It’s time to sit back, relax and enjoy a little joe…
Welcome to another rousing edition of Black Coffee, your off-beat weekly round-up of what’s been going on in the world of money and personal finance.
Let’s get right to it today.
The Way-Back Machine: Past Posts Of Mine You May Have Missed
From August 2010:
22 Signs Your College Degree Might Not Be Worth the Money – This is the time of year when most college kids are heading off to start the new year. Unfortunately, many are pursuing a degree that will never pay off for them.
And Here’s Some Other Posts You Might Enjoy …
Careful Cents – The Best Health Insurance Options for the Self-Employed
The College Investor – 101 Essential Tips and Resources for College Freshmen
Barbara Friedberg Personal Finance – What are the Best Ways to Save for My Kid?
Snark Finance – Should You Pay Off Debt or Save for Retirement?
Wealthy Turtle – 6 Creative Ways to Cap College Costs
Credits and Debits
Debit: Most people consider kids to be a blessing. Unfortunately, the average cost of raising a child in the US to age 18 is now $241,080; that’s up 3% over the past year. No, it doesn’t include the cost of college.
Credit: One parent who should have no trouble affording kids is Callie Rogers. In 2003, the British mom, at the tender age of 16, was fortunate enough to win $3 million playing the lottery.
Debit: Today Callie has three kids — but just $3300 of her winnings left. Oops. I know what you’re thinking … The answer is: she squandered $415,000 on cocaine. Go ahead; I’ll wait while you read that again.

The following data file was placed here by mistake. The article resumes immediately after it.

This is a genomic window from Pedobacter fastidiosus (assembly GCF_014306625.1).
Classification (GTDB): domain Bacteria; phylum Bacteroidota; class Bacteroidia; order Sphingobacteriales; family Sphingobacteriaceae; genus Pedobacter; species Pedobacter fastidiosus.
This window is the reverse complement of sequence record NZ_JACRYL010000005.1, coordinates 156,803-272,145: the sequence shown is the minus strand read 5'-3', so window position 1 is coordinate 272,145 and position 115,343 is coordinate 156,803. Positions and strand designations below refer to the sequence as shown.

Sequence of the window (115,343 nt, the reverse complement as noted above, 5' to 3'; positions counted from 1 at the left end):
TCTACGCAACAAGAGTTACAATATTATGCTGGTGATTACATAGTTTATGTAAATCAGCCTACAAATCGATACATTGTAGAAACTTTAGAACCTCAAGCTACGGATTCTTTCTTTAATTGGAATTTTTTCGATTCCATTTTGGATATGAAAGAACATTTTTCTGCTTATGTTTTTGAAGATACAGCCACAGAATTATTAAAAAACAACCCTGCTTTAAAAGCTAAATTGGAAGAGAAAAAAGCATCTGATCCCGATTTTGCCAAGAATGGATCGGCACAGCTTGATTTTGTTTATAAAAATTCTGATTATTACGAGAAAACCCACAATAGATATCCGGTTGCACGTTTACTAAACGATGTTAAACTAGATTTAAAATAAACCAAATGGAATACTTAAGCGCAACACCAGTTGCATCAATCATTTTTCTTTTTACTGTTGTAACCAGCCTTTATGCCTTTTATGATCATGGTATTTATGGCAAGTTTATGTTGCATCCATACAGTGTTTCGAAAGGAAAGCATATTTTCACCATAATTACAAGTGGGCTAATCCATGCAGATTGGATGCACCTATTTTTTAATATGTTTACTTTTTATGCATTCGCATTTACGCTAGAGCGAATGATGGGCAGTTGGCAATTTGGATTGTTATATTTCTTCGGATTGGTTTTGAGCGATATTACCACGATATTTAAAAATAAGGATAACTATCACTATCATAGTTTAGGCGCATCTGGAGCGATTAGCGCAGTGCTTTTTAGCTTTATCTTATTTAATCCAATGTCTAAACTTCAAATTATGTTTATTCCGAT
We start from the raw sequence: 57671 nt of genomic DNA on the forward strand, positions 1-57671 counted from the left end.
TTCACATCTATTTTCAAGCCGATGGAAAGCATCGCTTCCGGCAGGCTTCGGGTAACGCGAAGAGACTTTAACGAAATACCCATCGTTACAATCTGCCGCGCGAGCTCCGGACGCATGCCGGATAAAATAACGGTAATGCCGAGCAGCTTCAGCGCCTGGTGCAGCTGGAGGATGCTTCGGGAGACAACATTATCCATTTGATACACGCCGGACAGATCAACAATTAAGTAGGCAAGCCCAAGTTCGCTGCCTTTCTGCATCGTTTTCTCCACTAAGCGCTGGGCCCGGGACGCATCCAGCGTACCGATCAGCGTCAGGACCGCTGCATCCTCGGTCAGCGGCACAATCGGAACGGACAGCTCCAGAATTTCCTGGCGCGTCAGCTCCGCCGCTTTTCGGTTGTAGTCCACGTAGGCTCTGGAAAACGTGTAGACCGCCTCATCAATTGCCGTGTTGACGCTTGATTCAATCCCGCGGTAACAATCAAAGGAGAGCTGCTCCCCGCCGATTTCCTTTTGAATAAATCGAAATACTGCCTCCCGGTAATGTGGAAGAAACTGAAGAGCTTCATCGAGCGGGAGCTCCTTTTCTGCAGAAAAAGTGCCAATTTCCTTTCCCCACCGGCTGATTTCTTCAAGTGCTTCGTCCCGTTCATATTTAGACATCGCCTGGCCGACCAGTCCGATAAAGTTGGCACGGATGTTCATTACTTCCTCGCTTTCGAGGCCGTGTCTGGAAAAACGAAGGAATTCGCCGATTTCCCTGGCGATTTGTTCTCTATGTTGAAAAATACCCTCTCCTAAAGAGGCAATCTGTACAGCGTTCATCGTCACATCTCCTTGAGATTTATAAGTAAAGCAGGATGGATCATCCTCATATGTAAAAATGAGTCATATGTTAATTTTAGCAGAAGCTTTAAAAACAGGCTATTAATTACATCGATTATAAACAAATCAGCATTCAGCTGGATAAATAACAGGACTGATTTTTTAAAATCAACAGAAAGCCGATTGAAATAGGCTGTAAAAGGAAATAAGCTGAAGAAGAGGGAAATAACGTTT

Credit: Instead of snorting cocaine, perhaps Callie would have been better off using her windfall to flip a mansion or two. In the US, high-end homes are once again being bought, upgraded and resold in less than a year for profits as high as 30%.
Credit: I suspect the resurgence in house flipping is one reason why US homebuilder confidence is at its highest level since 2005.
Debit: Despite the optimism of the housing industry, I wonder if prospective home buyers feel the same way — especially considering mortgage interest rates are expected to continue rising through the rest of the year.
Debit: Speaking of bonds, the 10-year treasury yield — which affects mortgage rates — spiked to its highest level in two years. Although the Fed denies it, that’s going to make it tougher for them to taper their quantitative easing campaign anytime soon.
Debit: Of course, there are some people who will insist that rising interest rates signal a healthy economy. Tell that to the thousands of Chicago residents who stood in line for government subsidized housing this week.
Credit: It’s not just interest rates that are spiking. Gold and silver — the US dollar’s arch enemies — had their best week in months. The yellow metal climbed 4.5% — but silver was the real star, as its price surged 14%.
Credit: You can be sure that gold’s price increase won’t slow China’s drive to hoard as much of it as they can in advance of a potential new gold standard.
Credit: As for the US dollar, its strength will continue to wane as more and more investors come to realize that the Fed will never be able to quit printing money without tanking the financial markets. That’s because the markets have become hopelessly addicted to the Fed’s stimulus.
Debit: For its part, the Dow Jones Industrial average suffered its biggest drop in two months on Thursday; it fell 225 points. The Dow, which was virtually unstoppable all year long, has now posted losses on 11 of the last 15 trading days.
Debit: Let’s see … Despite the Fed’s constant juicing, treasury yields and mortgage rates are now rising, and the stock market has lost its momentum. Meanwhile, precious metals are spiking and even oil prices are increasing despite ample supplies. It all signals serious economic trouble on the horizon.